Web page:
EDITORIAL - Nonsense to arrest for a spliff
The attorney general, Patrick Atkinson, must move with dispatch to determine, as the justice minister, Mark Golding, suggests, whether the police can proceed by issuing summonses to, rather than arresting, persons who are to be prosecuted for possession of small amounts of marijuana.
The idea makes sense in the face of the Government's declared policy to decriminalise ganja use, but has added urgency following last week's death, apparently the result of a severe beating while in a Montego Bay police lock-up, of Mario Deane, who was arrested for a ganja cigarette.
Who beat Mr Deane - a matter being investigated - is beyond the point at this time. He should not have been in jail awaiting bail in the first place for an offence that, fundamentally, is wasteful of law-enforcement and judicial time and resources. Nor should the many thousands of young men, who are luckier than Mr Deane for having come through alive but with life-blighting criminal records.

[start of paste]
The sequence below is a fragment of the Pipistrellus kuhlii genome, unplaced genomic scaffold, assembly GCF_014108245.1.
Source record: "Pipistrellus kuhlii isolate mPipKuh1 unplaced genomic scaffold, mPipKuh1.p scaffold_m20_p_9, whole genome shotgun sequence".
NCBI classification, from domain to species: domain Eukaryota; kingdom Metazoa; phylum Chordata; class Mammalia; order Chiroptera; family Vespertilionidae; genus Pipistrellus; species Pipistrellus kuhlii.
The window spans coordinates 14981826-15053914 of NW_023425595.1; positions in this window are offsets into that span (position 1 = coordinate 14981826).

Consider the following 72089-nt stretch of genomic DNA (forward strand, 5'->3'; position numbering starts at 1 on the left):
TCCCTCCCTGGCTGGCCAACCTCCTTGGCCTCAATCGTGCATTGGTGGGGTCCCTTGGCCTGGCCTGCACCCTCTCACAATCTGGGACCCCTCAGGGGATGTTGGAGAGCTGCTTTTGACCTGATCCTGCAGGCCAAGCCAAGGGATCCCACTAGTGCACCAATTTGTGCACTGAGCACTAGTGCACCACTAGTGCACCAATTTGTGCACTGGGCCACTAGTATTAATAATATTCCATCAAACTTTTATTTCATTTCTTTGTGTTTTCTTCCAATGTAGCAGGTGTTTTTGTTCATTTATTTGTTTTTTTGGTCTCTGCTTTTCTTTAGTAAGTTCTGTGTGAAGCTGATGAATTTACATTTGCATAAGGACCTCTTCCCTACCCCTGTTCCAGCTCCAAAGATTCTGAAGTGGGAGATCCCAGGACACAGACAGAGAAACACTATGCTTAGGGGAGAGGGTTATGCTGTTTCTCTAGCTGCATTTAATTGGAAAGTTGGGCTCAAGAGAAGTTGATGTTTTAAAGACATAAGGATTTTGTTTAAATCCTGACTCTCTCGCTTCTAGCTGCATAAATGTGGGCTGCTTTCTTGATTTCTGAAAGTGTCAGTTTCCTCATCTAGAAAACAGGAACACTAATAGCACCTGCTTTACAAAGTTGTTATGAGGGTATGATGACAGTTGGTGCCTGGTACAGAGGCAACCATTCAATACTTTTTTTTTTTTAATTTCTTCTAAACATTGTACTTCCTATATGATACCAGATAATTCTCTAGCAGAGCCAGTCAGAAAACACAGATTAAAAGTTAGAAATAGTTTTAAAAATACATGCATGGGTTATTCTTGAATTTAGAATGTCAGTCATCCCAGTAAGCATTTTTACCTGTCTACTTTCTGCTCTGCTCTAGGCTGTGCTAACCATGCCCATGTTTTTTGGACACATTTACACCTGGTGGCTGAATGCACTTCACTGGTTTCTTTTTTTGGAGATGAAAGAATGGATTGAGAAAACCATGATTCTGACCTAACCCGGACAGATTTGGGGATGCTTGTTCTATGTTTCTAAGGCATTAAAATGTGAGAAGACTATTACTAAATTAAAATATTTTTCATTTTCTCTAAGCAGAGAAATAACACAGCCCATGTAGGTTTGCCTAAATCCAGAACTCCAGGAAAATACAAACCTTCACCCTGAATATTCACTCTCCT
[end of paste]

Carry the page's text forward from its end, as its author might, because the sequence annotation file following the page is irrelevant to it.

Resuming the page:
So, until Parliament passes the law allowing for the expungement of the criminal records of people convicted for possession of the benchmark amount of ganja and for the ticketing of persons accused of the offence, having persons attend court by summons, rather than enforcing arrests, seems a reasonable compromise.
Alternatively, the acting police chief, Glenmore Hinds, might instruct his officers to employ greater discretion, on the side of leniency, in their engagement with persons in possession of ganja falling within the projected own-use limits.
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